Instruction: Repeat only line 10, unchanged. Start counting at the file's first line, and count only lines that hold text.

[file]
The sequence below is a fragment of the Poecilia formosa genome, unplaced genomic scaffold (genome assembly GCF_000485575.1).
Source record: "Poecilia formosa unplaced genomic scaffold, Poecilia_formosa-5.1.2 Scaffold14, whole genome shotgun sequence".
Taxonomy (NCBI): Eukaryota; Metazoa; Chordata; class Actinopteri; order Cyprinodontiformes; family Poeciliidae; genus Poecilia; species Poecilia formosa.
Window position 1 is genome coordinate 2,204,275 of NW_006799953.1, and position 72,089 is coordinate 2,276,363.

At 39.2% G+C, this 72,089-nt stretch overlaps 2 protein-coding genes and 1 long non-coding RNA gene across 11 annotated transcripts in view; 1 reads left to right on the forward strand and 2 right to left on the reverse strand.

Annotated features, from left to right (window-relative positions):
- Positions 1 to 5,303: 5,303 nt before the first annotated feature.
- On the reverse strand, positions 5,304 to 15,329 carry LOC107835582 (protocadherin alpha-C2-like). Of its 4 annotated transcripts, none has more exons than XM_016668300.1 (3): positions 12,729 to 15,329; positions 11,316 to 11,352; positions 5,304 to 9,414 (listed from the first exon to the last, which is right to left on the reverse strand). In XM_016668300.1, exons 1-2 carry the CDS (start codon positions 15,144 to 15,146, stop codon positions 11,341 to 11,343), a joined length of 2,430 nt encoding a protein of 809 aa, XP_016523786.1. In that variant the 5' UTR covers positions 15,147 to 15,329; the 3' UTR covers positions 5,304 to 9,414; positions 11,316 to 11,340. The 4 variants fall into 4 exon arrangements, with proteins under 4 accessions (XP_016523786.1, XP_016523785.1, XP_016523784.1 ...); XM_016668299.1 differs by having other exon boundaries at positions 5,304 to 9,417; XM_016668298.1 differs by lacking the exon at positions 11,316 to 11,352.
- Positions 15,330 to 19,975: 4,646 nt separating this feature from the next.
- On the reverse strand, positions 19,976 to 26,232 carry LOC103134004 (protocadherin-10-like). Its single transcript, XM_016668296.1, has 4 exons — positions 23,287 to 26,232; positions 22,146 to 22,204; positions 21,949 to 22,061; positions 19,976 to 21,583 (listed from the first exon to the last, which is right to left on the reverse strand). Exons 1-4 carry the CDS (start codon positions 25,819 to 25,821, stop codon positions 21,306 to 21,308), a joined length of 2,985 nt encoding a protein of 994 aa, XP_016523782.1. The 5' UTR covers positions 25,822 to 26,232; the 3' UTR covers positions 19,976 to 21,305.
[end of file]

- On the reverse strand, positions 19,976 to 26,232 carry LOC103134004 (protocadherin-10-like). Its single transcript, XM_016668296.1, has 4 exons — positions 23,287 to 26,232; positions 22,146 to 22,204; positions 21,949 to 22,061; positions 19,976 to 21,583 (listed from the first exon to the last, which is right to left on the reverse strand). Exons 1-4 carry the CDS (start codon positions 25,819 to 25,821, stop codon positions 21,306 to 21,308), a joined length of 2,985 nt encoding a protein of 994 aa, XP_016523782.1. The 5' UTR covers positions 25,822 to 26,232; the 3' UTR covers positions 19,976 to 21,305.